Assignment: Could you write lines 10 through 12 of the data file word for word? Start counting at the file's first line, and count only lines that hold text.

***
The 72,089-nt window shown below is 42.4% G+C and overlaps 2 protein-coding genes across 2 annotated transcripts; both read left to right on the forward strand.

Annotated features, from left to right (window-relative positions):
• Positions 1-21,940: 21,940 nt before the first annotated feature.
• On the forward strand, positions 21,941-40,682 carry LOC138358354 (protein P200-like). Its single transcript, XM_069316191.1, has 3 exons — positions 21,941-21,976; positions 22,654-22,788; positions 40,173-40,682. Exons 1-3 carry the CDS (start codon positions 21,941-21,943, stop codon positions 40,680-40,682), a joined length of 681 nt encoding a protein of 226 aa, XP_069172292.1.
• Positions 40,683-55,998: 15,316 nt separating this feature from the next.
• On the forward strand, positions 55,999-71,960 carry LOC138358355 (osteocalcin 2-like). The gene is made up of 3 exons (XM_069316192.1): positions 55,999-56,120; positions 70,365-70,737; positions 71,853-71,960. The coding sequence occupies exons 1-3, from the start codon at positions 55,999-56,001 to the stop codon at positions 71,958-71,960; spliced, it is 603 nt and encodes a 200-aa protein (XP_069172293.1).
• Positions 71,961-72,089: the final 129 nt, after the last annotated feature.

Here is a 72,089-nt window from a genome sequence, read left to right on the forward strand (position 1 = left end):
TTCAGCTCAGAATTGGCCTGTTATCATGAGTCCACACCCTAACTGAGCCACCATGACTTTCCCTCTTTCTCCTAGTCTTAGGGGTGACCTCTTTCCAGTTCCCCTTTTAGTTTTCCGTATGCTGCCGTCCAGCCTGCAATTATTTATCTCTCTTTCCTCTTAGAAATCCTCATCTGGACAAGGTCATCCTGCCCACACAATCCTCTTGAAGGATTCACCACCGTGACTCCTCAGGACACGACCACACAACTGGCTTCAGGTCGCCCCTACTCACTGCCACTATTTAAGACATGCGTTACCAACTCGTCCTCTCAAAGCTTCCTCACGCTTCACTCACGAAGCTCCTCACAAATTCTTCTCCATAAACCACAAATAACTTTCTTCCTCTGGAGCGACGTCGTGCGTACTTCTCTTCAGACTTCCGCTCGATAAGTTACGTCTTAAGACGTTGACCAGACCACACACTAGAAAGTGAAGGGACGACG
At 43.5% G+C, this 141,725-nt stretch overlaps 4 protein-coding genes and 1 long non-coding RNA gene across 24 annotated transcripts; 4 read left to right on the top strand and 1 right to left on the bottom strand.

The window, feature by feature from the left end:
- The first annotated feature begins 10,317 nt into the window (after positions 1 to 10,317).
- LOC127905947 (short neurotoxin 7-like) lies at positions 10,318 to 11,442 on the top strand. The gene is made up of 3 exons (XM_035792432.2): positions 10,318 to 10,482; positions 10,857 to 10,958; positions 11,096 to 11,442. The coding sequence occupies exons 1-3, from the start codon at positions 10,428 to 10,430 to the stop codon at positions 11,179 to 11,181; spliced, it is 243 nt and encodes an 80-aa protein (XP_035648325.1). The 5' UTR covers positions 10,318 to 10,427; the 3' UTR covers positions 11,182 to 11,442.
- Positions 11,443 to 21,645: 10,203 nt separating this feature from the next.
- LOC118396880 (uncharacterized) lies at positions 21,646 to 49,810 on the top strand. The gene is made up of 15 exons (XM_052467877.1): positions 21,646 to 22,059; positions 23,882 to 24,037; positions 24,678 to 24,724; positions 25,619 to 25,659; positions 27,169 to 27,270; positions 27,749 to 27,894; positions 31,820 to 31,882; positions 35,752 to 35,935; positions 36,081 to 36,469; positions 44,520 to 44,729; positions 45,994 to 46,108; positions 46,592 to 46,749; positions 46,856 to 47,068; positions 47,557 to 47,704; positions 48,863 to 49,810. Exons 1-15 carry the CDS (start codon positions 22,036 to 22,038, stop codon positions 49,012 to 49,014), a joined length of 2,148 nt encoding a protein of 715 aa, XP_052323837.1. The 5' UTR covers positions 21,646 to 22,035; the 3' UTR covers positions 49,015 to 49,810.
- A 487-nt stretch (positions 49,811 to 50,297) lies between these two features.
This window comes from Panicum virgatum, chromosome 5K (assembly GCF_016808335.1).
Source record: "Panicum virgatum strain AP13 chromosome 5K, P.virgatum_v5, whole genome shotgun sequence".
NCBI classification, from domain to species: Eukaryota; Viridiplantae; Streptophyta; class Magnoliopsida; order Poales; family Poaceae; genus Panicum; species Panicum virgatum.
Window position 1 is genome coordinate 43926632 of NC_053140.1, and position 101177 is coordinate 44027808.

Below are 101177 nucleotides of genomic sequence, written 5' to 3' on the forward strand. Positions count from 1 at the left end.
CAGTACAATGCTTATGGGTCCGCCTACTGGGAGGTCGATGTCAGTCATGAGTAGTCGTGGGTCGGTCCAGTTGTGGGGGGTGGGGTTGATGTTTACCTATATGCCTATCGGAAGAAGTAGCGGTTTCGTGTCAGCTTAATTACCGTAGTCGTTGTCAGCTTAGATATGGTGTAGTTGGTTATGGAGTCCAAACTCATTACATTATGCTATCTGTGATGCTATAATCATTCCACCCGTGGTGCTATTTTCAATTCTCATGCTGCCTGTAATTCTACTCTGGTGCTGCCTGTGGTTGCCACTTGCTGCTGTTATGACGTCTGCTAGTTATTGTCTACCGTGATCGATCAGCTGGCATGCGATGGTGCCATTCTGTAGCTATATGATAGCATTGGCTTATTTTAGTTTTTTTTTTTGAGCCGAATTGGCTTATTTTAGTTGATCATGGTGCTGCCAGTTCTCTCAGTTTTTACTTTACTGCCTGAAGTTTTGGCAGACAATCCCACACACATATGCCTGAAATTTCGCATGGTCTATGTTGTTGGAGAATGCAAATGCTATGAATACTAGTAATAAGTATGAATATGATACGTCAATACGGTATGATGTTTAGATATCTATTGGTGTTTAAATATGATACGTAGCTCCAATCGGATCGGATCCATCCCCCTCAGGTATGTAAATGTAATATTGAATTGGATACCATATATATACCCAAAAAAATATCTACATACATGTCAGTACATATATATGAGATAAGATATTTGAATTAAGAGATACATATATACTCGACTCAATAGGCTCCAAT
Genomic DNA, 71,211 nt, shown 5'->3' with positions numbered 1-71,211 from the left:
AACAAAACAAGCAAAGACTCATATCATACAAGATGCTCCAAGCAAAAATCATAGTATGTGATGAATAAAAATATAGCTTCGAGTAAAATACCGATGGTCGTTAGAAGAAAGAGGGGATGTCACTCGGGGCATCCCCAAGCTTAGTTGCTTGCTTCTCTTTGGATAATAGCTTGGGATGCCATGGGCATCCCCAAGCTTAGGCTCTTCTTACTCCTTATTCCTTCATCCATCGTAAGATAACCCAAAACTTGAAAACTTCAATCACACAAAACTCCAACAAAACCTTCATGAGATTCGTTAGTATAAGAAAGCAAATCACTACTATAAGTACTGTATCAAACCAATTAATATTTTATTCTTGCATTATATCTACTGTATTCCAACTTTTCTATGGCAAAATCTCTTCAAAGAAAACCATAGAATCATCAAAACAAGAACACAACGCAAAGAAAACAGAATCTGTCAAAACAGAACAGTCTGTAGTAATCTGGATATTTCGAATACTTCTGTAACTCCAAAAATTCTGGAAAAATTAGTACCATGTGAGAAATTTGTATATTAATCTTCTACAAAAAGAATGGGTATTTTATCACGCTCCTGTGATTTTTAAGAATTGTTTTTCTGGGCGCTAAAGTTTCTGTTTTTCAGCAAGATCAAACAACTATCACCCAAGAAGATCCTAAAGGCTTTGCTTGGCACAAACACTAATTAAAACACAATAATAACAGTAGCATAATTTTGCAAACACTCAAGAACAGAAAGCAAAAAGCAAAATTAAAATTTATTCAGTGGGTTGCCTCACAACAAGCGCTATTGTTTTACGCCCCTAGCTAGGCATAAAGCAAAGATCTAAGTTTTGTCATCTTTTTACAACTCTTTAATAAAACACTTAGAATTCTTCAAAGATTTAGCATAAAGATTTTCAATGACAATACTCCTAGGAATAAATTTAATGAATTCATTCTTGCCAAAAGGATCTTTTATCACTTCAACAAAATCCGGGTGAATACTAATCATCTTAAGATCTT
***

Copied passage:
At 43.5% G+C, this 141,725-nt stretch overlaps 4 protein-coding genes and 1 long non-coding RNA gene across 24 annotated transcripts; 4 read left to right on the top strand and 1 right to left on the bottom strand.

The window, feature by feature from the left end:
- The first annotated feature begins 10,317 nt into the window (after positions 1 to 10,317).